The National Science Foundation’s (NSF) Future of Work at the Human-Technology Frontier program has issued a new grant opportunity that supports research seeking to understand the risk, benefits and impact of human-technology interaction on workers and the work environment more broadly.
This funding opportunity is part of the NSF’s Big Ideas strategy. In 2016, NSF unveiled 10 long-term research ideas to advance investment in science and engineering. The Future of Work at the Human-Technology Frontier is one of these Big Ideas.
According to NSF, the nature of work and the landscape of jobs are changing. The increasing importance of computer science and engineering means that technology has become more prevalent in everyday work; NSF seeks to support a body of research to address these changes. Important areas of research include, but are not limited to, job loss to automation, algorithmic bias, dependency on technology, and the erosion of human knowledge and skill. These areas can be addressed by psychological scientists and behavioral scientists more broadly.
The Future of Work at the Human-Technology Frontier program has four specific objectives:
- Facilitate convergent research that employs the joint perspectives, methods, and knowledge of the behavioral, social, and economic sciences; computer science; design; engineering; learning sciences; and research on education and workforce training;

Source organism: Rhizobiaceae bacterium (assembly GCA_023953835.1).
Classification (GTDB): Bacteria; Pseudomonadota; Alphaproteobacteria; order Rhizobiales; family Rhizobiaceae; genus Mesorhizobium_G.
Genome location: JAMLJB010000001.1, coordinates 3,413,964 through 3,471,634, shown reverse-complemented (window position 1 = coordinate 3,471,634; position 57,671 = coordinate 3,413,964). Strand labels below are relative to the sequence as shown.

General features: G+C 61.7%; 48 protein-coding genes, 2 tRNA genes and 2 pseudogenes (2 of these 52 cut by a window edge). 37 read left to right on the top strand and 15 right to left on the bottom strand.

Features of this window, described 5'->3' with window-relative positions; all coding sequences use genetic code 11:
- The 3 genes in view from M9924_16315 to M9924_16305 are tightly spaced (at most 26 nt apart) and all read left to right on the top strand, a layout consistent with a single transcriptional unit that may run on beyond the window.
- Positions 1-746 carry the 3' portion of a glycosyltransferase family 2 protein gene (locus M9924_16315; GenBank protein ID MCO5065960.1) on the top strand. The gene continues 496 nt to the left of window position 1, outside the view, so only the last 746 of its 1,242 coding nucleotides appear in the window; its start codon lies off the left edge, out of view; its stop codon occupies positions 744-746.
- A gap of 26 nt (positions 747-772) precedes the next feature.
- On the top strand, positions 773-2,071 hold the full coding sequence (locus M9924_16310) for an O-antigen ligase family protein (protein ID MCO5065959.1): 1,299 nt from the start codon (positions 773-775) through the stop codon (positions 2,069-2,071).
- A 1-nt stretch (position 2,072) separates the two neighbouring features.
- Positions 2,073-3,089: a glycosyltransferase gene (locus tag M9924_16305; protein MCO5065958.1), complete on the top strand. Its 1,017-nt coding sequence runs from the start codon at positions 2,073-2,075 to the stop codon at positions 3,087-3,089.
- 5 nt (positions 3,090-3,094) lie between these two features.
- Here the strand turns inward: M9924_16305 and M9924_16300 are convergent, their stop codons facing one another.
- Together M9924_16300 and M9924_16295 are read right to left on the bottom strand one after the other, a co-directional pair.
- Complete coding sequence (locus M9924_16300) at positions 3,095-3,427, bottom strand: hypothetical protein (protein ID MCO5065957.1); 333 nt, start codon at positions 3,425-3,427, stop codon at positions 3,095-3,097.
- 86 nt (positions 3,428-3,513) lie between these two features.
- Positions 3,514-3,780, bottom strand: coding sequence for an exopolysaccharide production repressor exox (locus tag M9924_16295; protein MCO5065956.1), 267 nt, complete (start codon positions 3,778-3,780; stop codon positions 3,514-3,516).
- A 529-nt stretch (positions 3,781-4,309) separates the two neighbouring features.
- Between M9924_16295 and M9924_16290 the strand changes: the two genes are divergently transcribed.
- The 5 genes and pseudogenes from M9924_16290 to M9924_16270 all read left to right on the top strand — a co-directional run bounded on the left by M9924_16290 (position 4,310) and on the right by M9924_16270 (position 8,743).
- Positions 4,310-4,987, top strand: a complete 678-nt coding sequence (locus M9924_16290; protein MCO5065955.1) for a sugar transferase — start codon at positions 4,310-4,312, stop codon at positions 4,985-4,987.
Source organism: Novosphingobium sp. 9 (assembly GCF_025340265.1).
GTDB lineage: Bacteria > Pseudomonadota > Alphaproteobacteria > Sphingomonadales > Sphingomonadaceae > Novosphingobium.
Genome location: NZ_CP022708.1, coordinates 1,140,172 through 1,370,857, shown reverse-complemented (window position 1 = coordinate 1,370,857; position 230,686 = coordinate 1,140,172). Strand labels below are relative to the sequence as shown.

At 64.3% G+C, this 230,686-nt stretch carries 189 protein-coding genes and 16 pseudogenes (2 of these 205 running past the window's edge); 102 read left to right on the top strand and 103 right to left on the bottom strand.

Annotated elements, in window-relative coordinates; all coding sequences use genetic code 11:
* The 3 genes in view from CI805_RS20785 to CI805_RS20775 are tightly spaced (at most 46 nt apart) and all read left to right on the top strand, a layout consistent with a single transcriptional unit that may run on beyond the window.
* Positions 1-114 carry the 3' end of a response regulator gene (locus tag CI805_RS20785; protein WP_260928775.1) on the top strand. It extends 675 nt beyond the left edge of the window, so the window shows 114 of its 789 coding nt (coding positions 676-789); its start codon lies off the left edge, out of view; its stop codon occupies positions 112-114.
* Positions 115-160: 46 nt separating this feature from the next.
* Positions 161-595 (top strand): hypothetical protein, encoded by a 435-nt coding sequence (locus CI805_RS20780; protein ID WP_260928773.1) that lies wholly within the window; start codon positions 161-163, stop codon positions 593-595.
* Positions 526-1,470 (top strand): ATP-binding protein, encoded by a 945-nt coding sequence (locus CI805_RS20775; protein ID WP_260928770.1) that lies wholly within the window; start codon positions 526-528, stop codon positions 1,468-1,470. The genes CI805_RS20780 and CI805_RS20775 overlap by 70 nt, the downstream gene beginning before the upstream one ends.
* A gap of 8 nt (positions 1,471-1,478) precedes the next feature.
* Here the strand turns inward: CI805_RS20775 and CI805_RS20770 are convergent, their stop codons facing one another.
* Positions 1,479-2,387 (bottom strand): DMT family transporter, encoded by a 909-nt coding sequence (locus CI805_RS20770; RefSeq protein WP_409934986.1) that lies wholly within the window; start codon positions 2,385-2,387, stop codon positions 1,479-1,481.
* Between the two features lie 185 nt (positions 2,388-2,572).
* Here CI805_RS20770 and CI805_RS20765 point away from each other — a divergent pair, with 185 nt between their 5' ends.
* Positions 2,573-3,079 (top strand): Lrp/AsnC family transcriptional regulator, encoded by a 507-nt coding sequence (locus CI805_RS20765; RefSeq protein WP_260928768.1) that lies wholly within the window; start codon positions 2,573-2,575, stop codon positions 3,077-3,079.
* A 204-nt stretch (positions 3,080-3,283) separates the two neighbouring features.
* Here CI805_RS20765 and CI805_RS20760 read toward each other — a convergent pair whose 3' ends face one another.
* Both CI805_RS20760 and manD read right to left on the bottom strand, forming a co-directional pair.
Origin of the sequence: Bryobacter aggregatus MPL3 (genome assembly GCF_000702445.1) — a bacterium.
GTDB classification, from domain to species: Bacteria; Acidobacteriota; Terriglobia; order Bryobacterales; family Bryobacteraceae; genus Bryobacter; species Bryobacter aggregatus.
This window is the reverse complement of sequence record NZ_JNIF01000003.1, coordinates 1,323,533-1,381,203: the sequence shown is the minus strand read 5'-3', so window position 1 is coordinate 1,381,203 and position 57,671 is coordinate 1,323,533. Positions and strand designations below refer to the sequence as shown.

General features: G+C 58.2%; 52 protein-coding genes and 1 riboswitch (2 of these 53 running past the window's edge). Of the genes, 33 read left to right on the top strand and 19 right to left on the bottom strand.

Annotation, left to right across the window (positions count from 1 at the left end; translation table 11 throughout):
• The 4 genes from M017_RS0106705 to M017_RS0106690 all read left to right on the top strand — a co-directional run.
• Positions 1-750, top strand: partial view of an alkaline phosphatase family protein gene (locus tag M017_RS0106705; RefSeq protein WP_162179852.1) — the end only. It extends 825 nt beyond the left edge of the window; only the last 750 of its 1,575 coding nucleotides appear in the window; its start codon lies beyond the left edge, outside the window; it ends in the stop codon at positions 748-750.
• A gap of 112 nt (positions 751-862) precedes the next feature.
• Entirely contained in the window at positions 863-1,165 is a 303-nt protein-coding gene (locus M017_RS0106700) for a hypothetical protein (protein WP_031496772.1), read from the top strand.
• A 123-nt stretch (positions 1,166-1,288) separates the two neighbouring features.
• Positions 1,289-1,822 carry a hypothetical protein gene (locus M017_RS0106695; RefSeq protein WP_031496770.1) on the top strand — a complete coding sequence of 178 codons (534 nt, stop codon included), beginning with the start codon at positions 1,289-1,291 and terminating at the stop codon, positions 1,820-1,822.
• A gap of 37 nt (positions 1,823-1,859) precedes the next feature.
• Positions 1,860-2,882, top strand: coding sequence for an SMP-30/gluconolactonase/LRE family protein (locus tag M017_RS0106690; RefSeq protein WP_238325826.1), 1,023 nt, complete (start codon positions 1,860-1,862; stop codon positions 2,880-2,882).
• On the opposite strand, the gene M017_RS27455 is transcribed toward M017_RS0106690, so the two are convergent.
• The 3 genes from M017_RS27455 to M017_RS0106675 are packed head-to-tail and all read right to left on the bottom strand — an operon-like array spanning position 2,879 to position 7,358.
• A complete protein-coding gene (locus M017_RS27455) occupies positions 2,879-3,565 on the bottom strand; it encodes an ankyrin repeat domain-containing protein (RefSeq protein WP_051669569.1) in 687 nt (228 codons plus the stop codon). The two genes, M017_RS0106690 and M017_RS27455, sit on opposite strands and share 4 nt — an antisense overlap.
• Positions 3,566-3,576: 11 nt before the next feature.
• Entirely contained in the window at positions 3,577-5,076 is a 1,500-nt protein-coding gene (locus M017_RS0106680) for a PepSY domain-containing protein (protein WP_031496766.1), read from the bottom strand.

- Encourage the development of a research community dedicated to designing intelligent technologies and work organization and modes inspired by their positive impact on individual workers, the work at hand, the way people learn and adapt to technological change, creative and supportive workplaces, and benefits for social, economic, educational, and environmental systems at different scales;
- Promote deeper basic understanding of the interdependent human-technology partnership to advance societal needs by advancing design of intelligent work technologies that operate in harmony with human workers; and
- Understand, anticipate, and explore ways of mitigating potential risks arising from future work at the human-technology frontier.
Psychological scientists who can contribute to the objectives of this program should consider submitting a research proposal. Proposals are due March 9, 2020.